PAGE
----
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Marketing Mined Diamonds to Environmentally Conscious Consumers

Following revelations of human rights abuses and environmental destruction perpetuated by the diamond mining industry, the industry suffered vast reputational damage in the first part of the 21st century. The concept of “blood diamonds”—diamonds used to fund wars in Africa, particularly in the Democratic Republic of the Congo and Sierra Leone—captured the public imagination and shaped public perception of the industry.

The industry took steps to redress these wrongs, developing institutions and processes such as the Kimberley Process to crack down on the trade of diamonds whose origins could not be verified. Organizations like Global Witness, Human Rights Watch, and Partnership Africa Canada have sought to go further than the Kimberley Process in bringing to light and correcting ethical and environmental abuses within the industry. While things weren’t fixed overnight, greater awareness of abuses, heightened scrutiny of the industry, and advances in technology have led to a cleaner, and in some cases more equitable, mining industry.

But how much of this does the general diamond-buying public know? Despite steps the industry has taken to clean up its act, its reputation for abusive and destructive practices persists. At the same time, the technology for creating lab-grown diamonds advanced to the point that LGD became a viable consumer product—one without any of diamond mining’s tainted history.

LGD were able to step in to fill the need consumers had for ethically and sustainably produced diamonds. While not every lab-grown diamond is more ethically or sustainably produced than every mined diamond, sustainability is still LGD’s main selling point, along with affordability. The rise of LGD coincides with the rise of a generation of consumers who prioritize sustainable practices above all else. These consumers still may view the mining industry with suspicion.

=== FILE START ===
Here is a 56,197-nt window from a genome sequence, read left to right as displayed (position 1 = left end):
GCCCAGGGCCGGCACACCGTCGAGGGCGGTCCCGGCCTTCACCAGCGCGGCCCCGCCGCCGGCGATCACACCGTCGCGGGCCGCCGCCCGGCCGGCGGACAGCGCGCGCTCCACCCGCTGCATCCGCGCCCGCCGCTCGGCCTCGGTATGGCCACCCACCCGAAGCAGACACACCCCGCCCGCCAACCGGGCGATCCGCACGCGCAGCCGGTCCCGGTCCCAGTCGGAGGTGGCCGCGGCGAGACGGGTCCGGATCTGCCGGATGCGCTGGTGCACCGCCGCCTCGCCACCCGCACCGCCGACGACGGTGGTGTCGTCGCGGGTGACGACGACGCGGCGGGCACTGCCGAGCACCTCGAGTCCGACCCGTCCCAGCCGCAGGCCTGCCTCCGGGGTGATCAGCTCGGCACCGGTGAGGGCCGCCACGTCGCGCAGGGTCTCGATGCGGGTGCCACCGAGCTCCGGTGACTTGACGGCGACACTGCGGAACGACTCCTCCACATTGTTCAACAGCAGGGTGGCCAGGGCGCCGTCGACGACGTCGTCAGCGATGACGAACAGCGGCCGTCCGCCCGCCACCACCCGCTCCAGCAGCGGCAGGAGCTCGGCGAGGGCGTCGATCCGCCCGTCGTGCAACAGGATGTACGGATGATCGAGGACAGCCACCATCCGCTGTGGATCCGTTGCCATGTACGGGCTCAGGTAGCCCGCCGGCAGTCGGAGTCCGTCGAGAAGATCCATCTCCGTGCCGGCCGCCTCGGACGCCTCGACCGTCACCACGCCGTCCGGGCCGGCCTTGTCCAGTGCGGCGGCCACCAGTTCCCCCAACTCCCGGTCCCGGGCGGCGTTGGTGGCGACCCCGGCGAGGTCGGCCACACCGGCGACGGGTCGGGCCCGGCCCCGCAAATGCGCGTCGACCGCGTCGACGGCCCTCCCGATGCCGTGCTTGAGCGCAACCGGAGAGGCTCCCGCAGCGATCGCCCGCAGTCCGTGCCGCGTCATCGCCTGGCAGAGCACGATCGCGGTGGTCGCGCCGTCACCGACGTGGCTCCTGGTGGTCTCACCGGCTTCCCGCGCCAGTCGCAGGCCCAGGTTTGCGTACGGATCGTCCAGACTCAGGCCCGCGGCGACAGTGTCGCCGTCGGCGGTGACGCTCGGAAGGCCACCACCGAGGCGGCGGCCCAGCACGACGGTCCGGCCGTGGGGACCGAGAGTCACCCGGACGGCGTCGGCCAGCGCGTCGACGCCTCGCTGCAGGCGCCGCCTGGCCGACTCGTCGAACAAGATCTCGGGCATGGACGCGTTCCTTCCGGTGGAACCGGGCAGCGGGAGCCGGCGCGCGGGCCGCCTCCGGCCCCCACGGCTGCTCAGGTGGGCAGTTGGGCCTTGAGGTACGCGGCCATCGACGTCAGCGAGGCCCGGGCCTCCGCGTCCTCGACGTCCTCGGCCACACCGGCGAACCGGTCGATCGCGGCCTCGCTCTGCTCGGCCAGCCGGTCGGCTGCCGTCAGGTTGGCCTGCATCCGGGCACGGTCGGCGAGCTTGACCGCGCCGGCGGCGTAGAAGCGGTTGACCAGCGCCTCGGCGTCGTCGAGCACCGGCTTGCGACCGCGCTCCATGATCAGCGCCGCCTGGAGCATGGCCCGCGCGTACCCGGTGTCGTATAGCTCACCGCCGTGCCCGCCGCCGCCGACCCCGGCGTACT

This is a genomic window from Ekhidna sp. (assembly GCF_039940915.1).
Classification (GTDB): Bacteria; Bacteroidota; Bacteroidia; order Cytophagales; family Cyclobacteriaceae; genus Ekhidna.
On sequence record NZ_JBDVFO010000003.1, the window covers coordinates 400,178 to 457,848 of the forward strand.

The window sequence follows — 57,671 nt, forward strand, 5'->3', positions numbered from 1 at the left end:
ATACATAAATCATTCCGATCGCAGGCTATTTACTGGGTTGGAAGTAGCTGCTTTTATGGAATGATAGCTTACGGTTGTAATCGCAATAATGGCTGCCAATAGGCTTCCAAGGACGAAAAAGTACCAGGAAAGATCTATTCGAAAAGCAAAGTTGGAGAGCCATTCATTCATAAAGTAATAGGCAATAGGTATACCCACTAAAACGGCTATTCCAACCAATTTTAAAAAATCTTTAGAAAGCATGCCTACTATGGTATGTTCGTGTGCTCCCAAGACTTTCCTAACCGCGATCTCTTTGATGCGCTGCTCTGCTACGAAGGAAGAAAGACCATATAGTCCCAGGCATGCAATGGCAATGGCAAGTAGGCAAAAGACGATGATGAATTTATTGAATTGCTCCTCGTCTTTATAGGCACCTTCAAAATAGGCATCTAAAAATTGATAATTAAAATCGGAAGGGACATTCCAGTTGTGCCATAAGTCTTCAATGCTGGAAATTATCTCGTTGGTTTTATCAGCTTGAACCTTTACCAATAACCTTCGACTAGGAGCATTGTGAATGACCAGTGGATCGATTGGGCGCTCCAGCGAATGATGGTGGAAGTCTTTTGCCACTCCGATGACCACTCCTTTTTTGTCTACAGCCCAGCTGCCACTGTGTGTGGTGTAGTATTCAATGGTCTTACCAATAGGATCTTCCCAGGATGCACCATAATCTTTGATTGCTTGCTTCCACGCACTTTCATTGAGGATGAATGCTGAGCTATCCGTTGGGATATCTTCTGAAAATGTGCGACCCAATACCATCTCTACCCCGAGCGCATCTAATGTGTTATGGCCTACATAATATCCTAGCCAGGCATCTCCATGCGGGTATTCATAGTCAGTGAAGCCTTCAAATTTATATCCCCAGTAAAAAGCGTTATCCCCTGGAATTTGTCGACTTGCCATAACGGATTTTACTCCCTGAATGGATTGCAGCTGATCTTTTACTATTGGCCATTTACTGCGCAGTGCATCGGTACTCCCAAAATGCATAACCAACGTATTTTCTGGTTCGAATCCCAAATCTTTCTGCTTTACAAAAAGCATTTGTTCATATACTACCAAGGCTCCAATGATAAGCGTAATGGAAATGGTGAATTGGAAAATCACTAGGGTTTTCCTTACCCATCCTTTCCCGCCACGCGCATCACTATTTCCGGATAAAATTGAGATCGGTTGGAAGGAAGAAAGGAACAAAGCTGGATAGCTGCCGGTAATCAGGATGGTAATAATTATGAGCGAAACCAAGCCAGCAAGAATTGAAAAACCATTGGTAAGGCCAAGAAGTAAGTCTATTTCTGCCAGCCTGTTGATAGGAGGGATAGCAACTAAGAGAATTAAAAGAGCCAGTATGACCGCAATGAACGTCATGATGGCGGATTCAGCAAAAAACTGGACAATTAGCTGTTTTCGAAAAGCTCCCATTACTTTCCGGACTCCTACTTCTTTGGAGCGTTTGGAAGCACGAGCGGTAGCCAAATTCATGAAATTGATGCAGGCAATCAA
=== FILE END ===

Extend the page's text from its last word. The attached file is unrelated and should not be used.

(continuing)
It's important that whatever type of diamond consumers choose, mined or lab-grown, they are making an informed choice. If they are choosing lab-grown for ethical reasons, there are a few factors that may show them a side of the mining industry they didn’t know existed.

Seek Out Ethical Sources

Just as every single lab-grown diamond isn’t more ethical or sustainable than every single mined diamond, not all mining companies are the same. To appeal to a demographic passionate about environmental issues, work with partners at every level of the supply chain that you know are working to make the industry as ethical and sustainable as possible.

For example, Canadian companies mining in the fragile arctic ecosystem work with local First Nations peoples to ensure that both the local land and population are cared for. Namibia and Botswana both have strong laws protecting miners from abuses, and Botswana in particular is leading the way for sustainable diamond mining.

Pursue Independent Certification

Pursuing certification by organizations like SCS goes a long way to building trust with consumers. SCS offers certification for Sustainability Rated Diamonds. Participants can achieve certification by passing independent audits verifying origin traceability and climate neutrality and adhering to environmental requirements. SCS also offers a Responsible Source – Jewelry certification for recycled or conflict-free gemstones and supply chains that adhere to rigorous health and safety criteria.

Educate Your Customers

If you’re part of a sustainable, ethical supply chain, the next step is to make sure your customers know about your commitment to sustainability. Phrases like “conflict-free,” “ethically sourced,” and “sustainable” should be a part of your marketing and merchandising if you can back up those claims. Whether you are a supplier or retailer, being known as the place to go for ethically or sustainably mined diamonds can give you a competitive advantage.


Transparency will lift up both the mined and lab-grown sectors. As ethical and sustainable practices proliferate in the mining industry, the lab-grown sector will have to work harder to substantiate its claims. It is in the best interest of both to be honest about its practices and strive to back up its claims with verifiable facts. Many players in the mining industry and throughout the supply chain are making an earnest effort to do the right thing. We also have to make sure consumers know that.